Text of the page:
Consider The Sum Instead Of The Parts
When we eat meals on plates, the ingredients are often kept separate, with the main and sides all in their proper places. But if we think of the parts as one (multi-component) dish — poof! Things instantly transform into a familiar, comfortable supper, says Sara Forte, author of The Sprouted Kitchen Bowl and Spoon
. Nestle and layer the ingredients on top of each other, and the mood of your meal will shift from stuffy to laid-back. Although the treatment works with so many meals, it’s especially well suited to chopped salads and veggie-and-rice dishes, since those kinds of meals often necessitate a bowl to get a satisfying bite that combines a little bit of everything.
Follow The Formula
Bowls aren’t complicated, but Forte generally tries to stick to four basic elements when she’s building one. First comes a grain, such as rice or quinoa. Put the grains on the bottom, because theyre usually the least exciting ingredient, visually speaking (all that brown!); and because they take up the most volume. Second, cooked vegetables; third, protein; and fourth, some sort of sauce (anything goes, from tahini- or miso-based dressings to oil and vinegar). A bonus fifth component would be nuts, seeds, cheese or avocado — but those definitely aren’t required. One thing Forte is a stickler on, though, is fresh color on top, because “Pretty food always tastes better!”
Although bowls lend themselves to vegetarian meals, they can be lovely ways to present meaty dishes, too. Cubes of steak, shredded chicken, even crumbled sausage all work; just precut them so there’s no need for a knife once you’re at the table. (Fish is an exception, since it’s so tender that it flakes apart with a fork.) Other unexpected foods you can cut up, crumble and scatter: apples, tortilla chips and scrambled eggs.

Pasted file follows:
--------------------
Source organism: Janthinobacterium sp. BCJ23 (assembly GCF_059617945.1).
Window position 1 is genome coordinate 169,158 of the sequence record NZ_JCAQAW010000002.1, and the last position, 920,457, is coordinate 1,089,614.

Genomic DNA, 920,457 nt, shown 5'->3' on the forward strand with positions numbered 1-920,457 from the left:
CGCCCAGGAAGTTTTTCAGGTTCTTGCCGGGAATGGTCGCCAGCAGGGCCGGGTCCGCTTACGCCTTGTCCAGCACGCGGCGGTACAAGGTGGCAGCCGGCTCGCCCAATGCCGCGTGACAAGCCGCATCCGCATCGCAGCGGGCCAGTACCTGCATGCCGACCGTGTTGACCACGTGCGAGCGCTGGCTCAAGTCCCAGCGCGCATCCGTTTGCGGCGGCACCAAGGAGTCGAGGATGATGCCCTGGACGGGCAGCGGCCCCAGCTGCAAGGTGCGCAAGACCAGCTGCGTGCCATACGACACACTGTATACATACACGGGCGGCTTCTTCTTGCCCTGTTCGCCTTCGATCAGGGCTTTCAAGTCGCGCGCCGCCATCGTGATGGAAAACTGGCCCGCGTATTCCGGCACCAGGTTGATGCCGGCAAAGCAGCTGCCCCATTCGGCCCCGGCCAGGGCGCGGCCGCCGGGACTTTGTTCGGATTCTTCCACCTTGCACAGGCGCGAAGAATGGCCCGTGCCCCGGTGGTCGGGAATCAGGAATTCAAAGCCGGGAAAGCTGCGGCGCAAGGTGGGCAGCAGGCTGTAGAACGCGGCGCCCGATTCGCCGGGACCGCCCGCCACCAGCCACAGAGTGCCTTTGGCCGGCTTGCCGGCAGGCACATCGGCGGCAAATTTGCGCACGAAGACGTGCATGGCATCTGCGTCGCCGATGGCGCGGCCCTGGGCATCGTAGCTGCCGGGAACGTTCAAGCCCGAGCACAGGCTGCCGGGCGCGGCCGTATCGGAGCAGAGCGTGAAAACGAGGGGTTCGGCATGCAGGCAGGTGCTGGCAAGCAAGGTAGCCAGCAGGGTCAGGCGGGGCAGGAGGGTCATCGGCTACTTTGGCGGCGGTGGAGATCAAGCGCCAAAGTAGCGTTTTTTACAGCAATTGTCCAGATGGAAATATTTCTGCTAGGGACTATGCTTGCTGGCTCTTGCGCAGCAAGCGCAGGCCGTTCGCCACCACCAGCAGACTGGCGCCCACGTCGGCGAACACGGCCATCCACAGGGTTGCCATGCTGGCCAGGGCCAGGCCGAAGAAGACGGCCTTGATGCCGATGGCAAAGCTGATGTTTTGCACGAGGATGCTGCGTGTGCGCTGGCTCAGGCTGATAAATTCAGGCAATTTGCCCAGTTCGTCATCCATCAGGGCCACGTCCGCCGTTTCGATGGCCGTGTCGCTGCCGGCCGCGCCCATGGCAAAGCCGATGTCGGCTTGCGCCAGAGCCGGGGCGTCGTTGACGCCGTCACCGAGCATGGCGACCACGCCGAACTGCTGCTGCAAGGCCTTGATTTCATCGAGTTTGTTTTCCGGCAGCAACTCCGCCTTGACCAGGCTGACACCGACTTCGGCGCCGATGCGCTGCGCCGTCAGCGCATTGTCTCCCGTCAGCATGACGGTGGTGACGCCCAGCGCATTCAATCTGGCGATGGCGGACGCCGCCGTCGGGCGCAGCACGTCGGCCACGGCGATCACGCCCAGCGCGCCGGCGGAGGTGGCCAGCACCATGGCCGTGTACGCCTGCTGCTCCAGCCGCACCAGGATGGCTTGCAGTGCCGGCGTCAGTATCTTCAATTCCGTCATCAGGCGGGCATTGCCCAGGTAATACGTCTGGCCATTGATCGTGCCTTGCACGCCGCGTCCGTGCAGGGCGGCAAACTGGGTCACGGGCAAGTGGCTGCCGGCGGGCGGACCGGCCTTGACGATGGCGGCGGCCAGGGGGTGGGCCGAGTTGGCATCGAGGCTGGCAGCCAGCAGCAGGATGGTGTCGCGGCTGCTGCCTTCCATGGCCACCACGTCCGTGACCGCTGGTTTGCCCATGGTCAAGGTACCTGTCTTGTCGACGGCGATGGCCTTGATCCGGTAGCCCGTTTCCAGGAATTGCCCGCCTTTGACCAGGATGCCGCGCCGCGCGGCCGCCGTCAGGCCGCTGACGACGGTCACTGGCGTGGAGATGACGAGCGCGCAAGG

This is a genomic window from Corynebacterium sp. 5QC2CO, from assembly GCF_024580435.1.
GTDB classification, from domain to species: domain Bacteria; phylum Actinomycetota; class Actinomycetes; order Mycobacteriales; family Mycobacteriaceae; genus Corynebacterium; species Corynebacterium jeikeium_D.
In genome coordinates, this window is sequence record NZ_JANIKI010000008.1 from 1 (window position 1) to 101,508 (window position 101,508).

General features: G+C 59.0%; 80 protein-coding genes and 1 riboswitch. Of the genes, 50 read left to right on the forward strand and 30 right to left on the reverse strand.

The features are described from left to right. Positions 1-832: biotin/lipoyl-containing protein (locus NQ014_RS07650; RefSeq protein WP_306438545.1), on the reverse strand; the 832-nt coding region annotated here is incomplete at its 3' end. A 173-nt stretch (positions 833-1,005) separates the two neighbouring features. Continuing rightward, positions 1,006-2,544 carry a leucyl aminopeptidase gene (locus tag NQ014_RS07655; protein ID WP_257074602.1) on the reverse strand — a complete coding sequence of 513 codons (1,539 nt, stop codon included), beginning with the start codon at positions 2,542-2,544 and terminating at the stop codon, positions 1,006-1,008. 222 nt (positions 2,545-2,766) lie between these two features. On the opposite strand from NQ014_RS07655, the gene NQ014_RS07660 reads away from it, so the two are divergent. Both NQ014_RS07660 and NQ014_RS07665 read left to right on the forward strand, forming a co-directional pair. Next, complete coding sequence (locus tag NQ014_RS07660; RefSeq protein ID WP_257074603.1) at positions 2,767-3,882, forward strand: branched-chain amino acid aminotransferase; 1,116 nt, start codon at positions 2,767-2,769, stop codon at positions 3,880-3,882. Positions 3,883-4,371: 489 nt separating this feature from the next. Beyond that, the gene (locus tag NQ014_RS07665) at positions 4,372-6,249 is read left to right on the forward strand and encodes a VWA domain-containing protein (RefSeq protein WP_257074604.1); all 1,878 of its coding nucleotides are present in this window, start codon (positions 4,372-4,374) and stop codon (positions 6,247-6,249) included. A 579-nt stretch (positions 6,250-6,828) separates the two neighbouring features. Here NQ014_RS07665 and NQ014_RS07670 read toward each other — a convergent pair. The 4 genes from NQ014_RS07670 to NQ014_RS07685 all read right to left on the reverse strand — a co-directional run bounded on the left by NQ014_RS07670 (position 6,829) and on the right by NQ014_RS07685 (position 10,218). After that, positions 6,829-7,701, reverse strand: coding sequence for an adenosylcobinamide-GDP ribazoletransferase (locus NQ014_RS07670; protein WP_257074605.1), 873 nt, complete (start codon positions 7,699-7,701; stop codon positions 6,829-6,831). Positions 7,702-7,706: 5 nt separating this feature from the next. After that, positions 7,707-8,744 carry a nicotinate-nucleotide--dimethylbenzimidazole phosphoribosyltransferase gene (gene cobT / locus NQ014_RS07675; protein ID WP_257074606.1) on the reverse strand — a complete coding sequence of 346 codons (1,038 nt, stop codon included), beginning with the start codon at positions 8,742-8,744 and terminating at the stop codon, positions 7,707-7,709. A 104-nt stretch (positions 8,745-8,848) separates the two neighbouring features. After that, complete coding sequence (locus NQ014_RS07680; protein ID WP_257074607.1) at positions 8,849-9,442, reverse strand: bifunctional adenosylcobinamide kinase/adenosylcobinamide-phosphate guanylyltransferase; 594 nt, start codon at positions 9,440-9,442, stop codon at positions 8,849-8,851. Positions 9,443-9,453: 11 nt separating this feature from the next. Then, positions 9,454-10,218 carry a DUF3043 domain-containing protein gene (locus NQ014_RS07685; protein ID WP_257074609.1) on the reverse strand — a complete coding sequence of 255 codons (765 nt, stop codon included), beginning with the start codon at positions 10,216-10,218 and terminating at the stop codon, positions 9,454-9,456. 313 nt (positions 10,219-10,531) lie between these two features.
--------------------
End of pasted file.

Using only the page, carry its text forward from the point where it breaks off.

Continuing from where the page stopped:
Have The Right Tools
To make the most basic meal in a bowl, you don’t need a thing (except, er, a bowl). But there are a couple of handy tools that can help you make an Instagram-ready dinner
. A julienne peeler is one; it’s cheap (under $10) and turns carrots, zucchini and other veggies into spaghetti-like strands you can twirl with a fork. Another workhorse in Forte’s kitchen: a mandolin, for slicing or shredding vegetables for slaws and grain salads.
Think Like A Food Stylist
A deep bowl with high sides may be perfect for serving soup, but if you’ve got solid food in there, all the heavier goodies, such as nuts or dried fruits, will fall to the bottom. Forte, whose blog Sprouted Kitchen
is packed with gorgeous images of meals in bowls, from tofu lemongrass
to black bean and poached egg
, suggests using low, shallow bowls that are almost like plates with lipped edges. Something the size of a dinner plate is ideal, and remember that you’re better off with too much room rather than not enough, because a packed bowl will overflow, and it’ll be hard to get at all the ingredients in one bite.
Read more: http://www.huffingtonpost.com/2015/10/15/best-bowl-dinners_n_8397854.html